In the winter of
1945,1 and 4 other troopers from fort Bragg, N.C. were shipped
out to Le-Havre and then onto Paris, Marburg and then to
One of the 4
troopers with me had jumped in Sicily, North Africa and Italy,
and was one of a very few men in his company who survived all 3
A truck load of I
Company men had just finished a simulated combat jump from a
C.47 just south of Frankfurt in sugar beet fields, and were
headed back to Heddernheim when the left rear panels broke loose
and spilled all of us on the concrete down the highway.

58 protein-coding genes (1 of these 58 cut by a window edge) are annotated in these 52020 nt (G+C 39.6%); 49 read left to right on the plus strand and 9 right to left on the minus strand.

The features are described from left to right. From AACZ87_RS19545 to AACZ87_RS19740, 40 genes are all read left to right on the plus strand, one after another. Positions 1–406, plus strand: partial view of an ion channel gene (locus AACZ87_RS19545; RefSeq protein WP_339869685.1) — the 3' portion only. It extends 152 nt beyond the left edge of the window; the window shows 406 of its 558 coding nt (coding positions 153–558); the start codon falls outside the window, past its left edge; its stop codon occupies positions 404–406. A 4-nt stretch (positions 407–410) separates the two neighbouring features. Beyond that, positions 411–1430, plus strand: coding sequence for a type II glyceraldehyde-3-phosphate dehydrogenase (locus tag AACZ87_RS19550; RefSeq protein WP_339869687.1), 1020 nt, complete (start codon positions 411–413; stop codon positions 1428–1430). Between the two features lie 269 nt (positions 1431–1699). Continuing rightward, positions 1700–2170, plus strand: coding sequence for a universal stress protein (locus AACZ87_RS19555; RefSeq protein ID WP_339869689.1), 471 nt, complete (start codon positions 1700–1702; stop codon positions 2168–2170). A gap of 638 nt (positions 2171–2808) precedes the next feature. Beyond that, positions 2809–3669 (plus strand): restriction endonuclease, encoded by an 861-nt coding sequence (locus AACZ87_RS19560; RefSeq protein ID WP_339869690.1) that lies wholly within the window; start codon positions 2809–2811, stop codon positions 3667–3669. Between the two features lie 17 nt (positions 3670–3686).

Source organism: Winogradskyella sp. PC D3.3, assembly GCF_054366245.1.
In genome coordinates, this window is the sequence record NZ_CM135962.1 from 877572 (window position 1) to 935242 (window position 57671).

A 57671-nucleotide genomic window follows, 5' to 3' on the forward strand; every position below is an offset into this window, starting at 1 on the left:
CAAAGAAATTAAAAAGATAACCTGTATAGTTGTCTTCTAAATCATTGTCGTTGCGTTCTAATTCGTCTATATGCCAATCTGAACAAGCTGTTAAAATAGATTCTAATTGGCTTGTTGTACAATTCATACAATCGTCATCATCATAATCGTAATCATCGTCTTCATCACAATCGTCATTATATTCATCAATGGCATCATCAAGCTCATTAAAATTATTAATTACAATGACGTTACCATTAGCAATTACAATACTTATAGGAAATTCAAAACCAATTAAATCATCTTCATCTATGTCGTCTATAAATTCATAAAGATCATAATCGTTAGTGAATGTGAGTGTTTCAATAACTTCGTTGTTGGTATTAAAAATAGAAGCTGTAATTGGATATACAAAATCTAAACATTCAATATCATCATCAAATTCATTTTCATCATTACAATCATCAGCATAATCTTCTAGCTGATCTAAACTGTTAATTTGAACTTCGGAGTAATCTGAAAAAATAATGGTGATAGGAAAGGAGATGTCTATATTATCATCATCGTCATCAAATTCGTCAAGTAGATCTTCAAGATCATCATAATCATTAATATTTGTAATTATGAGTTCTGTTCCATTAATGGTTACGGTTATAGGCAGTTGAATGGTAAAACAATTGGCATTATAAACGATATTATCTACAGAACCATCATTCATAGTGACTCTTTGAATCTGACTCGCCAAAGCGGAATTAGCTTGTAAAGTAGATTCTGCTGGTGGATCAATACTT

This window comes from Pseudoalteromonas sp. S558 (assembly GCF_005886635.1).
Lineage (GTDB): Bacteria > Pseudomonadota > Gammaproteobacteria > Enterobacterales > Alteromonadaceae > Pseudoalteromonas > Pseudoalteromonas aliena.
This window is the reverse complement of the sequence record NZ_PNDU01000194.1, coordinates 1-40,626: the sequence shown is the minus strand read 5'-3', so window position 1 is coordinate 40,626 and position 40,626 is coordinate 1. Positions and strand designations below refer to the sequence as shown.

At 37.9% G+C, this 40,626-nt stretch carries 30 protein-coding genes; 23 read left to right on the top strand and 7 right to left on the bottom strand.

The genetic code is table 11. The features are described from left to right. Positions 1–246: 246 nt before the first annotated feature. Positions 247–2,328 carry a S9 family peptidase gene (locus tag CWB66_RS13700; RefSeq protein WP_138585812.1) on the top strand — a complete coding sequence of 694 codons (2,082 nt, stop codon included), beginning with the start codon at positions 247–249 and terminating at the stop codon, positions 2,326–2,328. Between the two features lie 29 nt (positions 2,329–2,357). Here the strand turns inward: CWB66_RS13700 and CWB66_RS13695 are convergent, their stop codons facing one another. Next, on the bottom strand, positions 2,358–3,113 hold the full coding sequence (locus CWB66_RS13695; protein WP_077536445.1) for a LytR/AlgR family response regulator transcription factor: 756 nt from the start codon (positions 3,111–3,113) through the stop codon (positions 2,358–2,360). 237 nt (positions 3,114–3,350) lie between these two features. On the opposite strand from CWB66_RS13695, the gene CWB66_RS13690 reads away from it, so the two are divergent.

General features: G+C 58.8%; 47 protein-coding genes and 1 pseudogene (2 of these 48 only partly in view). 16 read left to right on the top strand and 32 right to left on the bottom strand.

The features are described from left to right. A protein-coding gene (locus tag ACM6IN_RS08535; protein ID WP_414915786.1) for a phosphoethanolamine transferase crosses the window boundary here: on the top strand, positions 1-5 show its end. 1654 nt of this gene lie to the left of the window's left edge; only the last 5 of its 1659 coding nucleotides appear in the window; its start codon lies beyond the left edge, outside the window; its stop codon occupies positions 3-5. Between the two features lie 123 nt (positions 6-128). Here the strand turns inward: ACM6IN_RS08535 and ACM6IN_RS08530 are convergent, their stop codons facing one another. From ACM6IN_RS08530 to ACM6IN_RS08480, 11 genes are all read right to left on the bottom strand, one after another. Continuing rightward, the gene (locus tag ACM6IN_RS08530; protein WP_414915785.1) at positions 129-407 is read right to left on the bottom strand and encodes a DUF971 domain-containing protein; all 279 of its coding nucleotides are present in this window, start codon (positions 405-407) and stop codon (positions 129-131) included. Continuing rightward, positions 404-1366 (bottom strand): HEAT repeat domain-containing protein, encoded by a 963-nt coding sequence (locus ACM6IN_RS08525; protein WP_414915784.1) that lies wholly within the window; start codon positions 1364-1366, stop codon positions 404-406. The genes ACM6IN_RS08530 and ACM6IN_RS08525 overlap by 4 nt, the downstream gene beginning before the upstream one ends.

I was Captain F.
H. Dillon Jr.'s radio man at that time.I had the radio slung
over my left shoulder, and a steel helmet buckled under my chin
[while] enjoying the beautiful hills in the background, and the
summer scenery along the highway when the panels broke.
I was very lucky.
I shredded a walkie-talkie and made a dent in my steel helmet. I
received a cracked left elbow and minor injuries in comparison
to the more serious injuries some of the troopers received.
This accident made
front page news of the Stars and Stripes newspaper in the summer